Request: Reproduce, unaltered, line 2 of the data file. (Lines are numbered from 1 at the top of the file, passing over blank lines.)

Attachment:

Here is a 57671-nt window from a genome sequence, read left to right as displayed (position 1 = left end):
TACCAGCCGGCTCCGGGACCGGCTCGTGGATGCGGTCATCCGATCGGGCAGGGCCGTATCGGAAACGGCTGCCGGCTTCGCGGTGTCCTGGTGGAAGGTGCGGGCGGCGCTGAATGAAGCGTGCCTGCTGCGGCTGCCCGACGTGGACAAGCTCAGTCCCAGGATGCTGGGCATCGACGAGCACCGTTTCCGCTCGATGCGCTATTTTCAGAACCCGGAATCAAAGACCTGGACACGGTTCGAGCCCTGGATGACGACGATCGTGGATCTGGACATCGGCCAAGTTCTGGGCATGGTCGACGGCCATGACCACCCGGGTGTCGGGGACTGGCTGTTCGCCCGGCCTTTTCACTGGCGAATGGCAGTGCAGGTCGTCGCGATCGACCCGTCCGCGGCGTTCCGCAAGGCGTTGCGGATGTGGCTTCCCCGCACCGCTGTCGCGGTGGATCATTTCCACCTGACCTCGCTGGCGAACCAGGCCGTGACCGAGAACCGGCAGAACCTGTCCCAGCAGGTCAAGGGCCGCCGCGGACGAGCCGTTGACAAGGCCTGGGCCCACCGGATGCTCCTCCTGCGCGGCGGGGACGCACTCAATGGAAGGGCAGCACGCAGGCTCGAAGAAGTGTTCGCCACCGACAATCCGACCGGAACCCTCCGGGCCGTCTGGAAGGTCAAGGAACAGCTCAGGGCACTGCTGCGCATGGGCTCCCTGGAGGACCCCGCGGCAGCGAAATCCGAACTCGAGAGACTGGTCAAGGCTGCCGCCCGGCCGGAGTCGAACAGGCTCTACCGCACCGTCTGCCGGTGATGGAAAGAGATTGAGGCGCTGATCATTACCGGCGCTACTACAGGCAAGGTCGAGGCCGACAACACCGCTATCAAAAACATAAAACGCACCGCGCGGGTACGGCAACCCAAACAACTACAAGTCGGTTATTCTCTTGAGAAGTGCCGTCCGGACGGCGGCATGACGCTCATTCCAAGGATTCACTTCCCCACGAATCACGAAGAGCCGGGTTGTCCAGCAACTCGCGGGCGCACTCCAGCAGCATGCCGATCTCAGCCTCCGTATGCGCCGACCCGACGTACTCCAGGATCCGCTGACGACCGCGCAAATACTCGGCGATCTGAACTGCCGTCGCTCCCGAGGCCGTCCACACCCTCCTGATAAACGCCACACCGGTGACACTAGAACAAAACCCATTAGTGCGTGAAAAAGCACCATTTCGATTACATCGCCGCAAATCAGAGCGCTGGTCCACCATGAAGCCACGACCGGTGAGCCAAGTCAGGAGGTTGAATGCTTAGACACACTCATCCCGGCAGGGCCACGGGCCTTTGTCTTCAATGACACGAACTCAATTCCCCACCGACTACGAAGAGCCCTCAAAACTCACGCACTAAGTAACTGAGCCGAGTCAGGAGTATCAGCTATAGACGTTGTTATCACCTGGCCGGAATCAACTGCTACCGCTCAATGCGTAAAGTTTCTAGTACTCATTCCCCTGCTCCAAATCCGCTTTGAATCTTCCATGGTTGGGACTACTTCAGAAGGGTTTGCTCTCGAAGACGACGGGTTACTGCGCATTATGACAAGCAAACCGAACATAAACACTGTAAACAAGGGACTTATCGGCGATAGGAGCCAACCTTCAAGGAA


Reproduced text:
TACCAGCCGGCTCCGGGACCGGCTCGTGGATGCGGTCATCCGATCGGGCAGGGCCGTATCGGAAACGGCTGCCGGCTTCGCGGTGTCCTGGTGGAAGGTGCGGGCGGCGCTGAATGAAGCGTGCCTGCTGCGGCTGCCCGACGTGGACAAGCTCAGTCCCAGGATGCTGGGCATCGACGAGCACCGTTTCCGCTCGATGCGCTATTTTCAGAACCCGGAATCAAAGACCTGGACACGGTTCGAGCCCTGGATGACGACGATCGTGGATCTGGACATCGGCCAAGTTCTGGGCATGGTCGACGGCCATGACCACCCGGGTGTCGGGGACTGGCTGTTCGCCCGGCCTTTTCACTGGCGAATGGCAGTGCAGGTCGTCGCGATCGACCCGTCCGCGGCGTTCCGCAAGGCGTTGCGGATGTGGCTTCCCCGCACCGCTGTCGCGGTGGATCATTTCCACCTGACCTCGCTGGCGAACCAGGCCGTGACCGAGAACCGGCAGAACCTGTCCCAGCAGGTCAAGGGCCGCCGCGGACGAGCCGTTGACAAGGCCTGGGCCCACCGGATGCTCCTCCTGCGCGGCGGGGACGCACTCAATGGAAGGGCAGCACGCAGGCTCGAAGAAGTGTTCGCCACCGACAATCCGACCGGAACCCTCCGGGCCGTCTGGAAGGTCAAGGAACAGCTCAGGGCACTGCTGCGCATGGGCTCCCTGGAGGACCCCGCGGCAGCGAAATCCGAACTCGAGAGACTGGTCAAGGCTGCCGCCCGGCCGGAGTCGAACAGGCTCTACCGCACCGTCTGCCGGTGATGGAAAGAGATTGAGGCGCTGATCATTACCGGCGCTACTACAGGCAAGGTCGAGGCCGACAACACCGCTATCAAAAACATAAAACGCACCGCGCGGGTACGGCAACCCAAACAACTACAAGTCGGTTATTCTCTTGAGAAGTGCCGTCCGGACGGCGGCATGACGCTCATTCCAAGGATTCACTTCCCCACGAATCACGAAGAGCCGGGTTGTCCAGCAACTCGCGGGCGCACTCCAGCAGCATGCCGATCTCAGCCTCCGTATGCGCCGACCCGACGTACTCCAGGATCCGCTGACGACCGCGCAAATACTCGGCGATCTGAACTGCCGTCGCTCCCGAGGCCGTCCACACCCTCCTGATAAACGCCACACCGGTGACACTAGAACAAAACCCATTAGTGCGTGAAAAAGCACCATTTCGATTACATCGCCGCAAATCAGAGCGCTGGTCCACCATGAAGCCACGACCGGTGAGCCAAGTCAGGAGGTTGAATGCTTAGACACACTCATCCCGGCAGGGCCACGGGCCTTTGTCTTCAATGACACGAACTCAATTCCCCACCGACTACGAAGAGCCCTCAAAACTCACGCACTAAGTAACTGAGCCGAGTCAGGAGTATCAGCTATAGACGTTGTTATCACCTGGCCGGAATCAACTGCTACCGCTCAATGCGTAAAGTTTCTAGTACTCATTCCCCTGCTCCAAATCCGCTTTGAATCTTCCATGGTTGGGACTACTTCAGAAGGGTTTGCTCTCGAAGACGACGGGTTACTGCGCATTATGACAAGCAAACCGAACATAAACACTGTAAACAAGGGACTTATCGGCGATAGGAGCCAACCTTCAAGGAA